The Trials of Toilet Training
Toilet training is difficult for both parent and child. Based on the research of two psychologists, Nathan Azrin and Richard Foxx, the average child can be fully trained in less than four hours. They began their training with mentally handicapped adults and successfully taught 95% in three days. With the added emphasis on language and verbal rehearsal they attempted to teach children and were astounded at the results. Their methods eliminate the fear damaging the child's psyche by making toilet training a pleasant experience. The child is not simply toilet "trained", he is toilet "educated", that is, the complete process from knowing it's time to emptying the pot and flushing the waste down, all unsupervised. Any parent would agree, this is incredible. They use a combination of the same principals used in Practical Applications of Psychology.
The overall objective is to teach the child to toilet himself with the same independence as an adult without the need for reminders, continued praise, or assistance. This method is rapid because of the variety of learning techniques. Learning by imitation, learning by teaching, a partial reinforcement schedule with rewards that increase the need and the negative reinforcement of disapproval are all employed. Children learn best by imitation and teaching with the aid of a hollow doll. The child gives the doll a drink then is told the doll has to "peepee" and he must help her. After the child assists in removing the doll's pants, the liquid is released. The child must observe the flow of liquid. into the potty chair. The adult and the child then praise the doll and the child then assists the doll in redressing and emptying the pot in the standard toilet and flushes. Then the child is instructed to ask is the doll is dry and feel her pants. If they are dry the doll gets a treat. The child is then asked if he is dry; if he is, he can then eat the doll's treat. After...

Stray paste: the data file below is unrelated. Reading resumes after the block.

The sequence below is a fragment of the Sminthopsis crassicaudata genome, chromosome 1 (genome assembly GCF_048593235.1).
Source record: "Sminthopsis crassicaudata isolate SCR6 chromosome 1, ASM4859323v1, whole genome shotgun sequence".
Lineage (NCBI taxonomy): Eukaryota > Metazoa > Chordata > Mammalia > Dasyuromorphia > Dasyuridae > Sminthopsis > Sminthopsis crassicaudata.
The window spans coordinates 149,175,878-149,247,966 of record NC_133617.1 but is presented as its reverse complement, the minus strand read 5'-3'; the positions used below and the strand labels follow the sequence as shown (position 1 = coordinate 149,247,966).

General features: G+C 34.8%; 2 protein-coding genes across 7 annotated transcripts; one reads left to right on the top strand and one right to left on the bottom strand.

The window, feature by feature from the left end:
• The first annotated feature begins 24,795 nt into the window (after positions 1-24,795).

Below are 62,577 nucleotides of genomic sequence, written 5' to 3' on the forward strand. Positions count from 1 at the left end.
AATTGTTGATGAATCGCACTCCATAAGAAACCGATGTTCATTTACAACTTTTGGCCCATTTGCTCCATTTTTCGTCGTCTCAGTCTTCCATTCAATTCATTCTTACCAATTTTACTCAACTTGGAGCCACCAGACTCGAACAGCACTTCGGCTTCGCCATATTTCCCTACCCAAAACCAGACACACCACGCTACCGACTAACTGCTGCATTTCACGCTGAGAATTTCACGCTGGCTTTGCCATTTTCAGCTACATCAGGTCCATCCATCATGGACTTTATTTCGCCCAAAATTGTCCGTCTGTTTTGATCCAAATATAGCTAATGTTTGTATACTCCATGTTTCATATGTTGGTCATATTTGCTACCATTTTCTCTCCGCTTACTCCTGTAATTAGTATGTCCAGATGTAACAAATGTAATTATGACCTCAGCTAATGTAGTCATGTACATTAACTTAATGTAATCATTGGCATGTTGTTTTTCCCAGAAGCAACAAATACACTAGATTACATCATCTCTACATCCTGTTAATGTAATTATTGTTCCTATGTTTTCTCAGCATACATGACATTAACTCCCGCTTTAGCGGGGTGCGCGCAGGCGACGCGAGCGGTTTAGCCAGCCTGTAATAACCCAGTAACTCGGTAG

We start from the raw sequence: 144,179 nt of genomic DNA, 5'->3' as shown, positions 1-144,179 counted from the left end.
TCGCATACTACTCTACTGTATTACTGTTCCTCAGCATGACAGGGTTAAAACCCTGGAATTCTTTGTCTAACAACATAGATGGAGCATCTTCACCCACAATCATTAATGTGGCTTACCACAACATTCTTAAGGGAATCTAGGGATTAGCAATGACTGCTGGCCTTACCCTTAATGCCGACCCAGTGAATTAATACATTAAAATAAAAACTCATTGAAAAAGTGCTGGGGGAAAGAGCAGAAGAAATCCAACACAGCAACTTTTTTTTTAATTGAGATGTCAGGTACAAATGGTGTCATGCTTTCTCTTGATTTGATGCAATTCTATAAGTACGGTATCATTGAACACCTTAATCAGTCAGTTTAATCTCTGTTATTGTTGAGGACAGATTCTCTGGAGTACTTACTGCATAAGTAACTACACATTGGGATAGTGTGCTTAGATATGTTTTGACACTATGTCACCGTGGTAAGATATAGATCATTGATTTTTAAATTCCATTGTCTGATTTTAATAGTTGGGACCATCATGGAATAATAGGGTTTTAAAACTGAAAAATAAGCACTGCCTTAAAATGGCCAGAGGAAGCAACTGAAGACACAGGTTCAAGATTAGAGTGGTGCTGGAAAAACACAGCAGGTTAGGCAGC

Bibliography: Azrin, Nathan,Ph.D. & Foxx, Richard, M., Ph.D. Toilet Training In Less Than a
Day. New York: Pocket Books, 1974.
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